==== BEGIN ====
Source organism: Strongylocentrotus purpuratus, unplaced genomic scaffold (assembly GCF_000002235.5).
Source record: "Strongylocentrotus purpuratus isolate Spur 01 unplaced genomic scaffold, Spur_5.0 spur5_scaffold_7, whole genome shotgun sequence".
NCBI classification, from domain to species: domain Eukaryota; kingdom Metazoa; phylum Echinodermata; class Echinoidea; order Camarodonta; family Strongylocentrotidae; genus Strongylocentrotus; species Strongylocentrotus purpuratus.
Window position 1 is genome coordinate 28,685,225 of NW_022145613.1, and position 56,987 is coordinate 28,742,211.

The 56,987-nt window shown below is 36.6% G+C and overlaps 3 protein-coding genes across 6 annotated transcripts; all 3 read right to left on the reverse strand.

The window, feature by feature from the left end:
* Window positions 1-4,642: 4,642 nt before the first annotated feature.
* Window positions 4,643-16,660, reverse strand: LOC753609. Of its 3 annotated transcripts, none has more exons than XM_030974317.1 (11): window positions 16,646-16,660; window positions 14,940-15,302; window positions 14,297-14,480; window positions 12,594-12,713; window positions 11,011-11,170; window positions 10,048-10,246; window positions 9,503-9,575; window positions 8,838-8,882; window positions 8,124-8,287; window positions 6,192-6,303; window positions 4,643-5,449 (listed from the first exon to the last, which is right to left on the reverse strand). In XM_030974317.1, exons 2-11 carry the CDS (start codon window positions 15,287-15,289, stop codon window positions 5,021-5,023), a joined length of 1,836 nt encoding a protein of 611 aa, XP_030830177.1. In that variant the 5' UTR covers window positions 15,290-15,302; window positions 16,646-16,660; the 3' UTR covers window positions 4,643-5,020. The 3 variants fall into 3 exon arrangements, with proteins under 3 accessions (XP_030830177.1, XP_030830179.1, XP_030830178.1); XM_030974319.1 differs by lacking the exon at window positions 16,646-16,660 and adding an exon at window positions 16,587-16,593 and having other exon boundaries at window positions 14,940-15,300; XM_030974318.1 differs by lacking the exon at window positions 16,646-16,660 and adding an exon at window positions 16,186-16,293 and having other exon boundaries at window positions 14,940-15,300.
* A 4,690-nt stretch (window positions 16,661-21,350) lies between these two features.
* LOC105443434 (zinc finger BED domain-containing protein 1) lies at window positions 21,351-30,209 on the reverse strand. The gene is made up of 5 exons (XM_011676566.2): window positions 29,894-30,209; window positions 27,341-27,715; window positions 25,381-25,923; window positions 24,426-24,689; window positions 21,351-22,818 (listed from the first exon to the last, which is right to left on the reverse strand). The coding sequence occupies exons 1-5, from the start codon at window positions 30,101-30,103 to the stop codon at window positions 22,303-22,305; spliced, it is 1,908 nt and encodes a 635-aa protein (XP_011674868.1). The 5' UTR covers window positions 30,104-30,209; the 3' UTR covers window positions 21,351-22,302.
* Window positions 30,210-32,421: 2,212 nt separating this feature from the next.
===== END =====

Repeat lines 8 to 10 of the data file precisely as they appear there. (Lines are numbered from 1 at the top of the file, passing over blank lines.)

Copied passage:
* Window positions 4,643-16,660, reverse strand: LOC753609. Of its 3 annotated transcripts, none has more exons than XM_030974317.1 (11): window positions 16,646-16,660; window positions 14,940-15,302; window positions 14,297-14,480; window positions 12,594-12,713; window positions 11,011-11,170; window positions 10,048-10,246; window positions 9,503-9,575; window positions 8,838-8,882; window positions 8,124-8,287; window positions 6,192-6,303; window positions 4,643-5,449 (listed from the first exon to the last, which is right to left on the reverse strand). In XM_030974317.1, exons 2-11 carry the CDS (start codon window positions 15,287-15,289, stop codon window positions 5,021-5,023), a joined length of 1,836 nt encoding a protein of 611 aa, XP_030830177.1. In that variant the 5' UTR covers window positions 15,290-15,302; window positions 16,646-16,660; the 3' UTR covers window positions 4,643-5,020. The 3 variants fall into 3 exon arrangements, with proteins under 3 accessions (XP_030830177.1, XP_030830179.1, XP_030830178.1); XM_030974319.1 differs by lacking the exon at window positions 16,646-16,660 and adding an exon at window positions 16,587-16,593 and having other exon boundaries at window positions 14,940-15,300; XM_030974318.1 differs by lacking the exon at window positions 16,646-16,660 and adding an exon at window positions 16,186-16,293 and having other exon boundaries at window positions 14,940-15,300.
* A 4,690-nt stretch (window positions 16,661-21,350) lies between these two features.
* LOC105443434 (zinc finger BED domain-containing protein 1) lies at window positions 21,351-30,209 on the reverse strand. The gene is made up of 5 exons (XM_011676566.2): window positions 29,894-30,209; window positions 27,341-27,715; window positions 25,381-25,923; window positions 24,426-24,689; window positions 21,351-22,818 (listed from the first exon to the last, which is right to left on the reverse strand). The coding sequence occupies exons 1-5, from the start codon at window positions 30,101-30,103 to the stop codon at window positions 22,303-22,305; spliced, it is 1,908 nt and encodes a 635-aa protein (XP_011674868.1). The 5' UTR covers window positions 30,104-30,209; the 3' UTR covers window positions 21,351-22,302.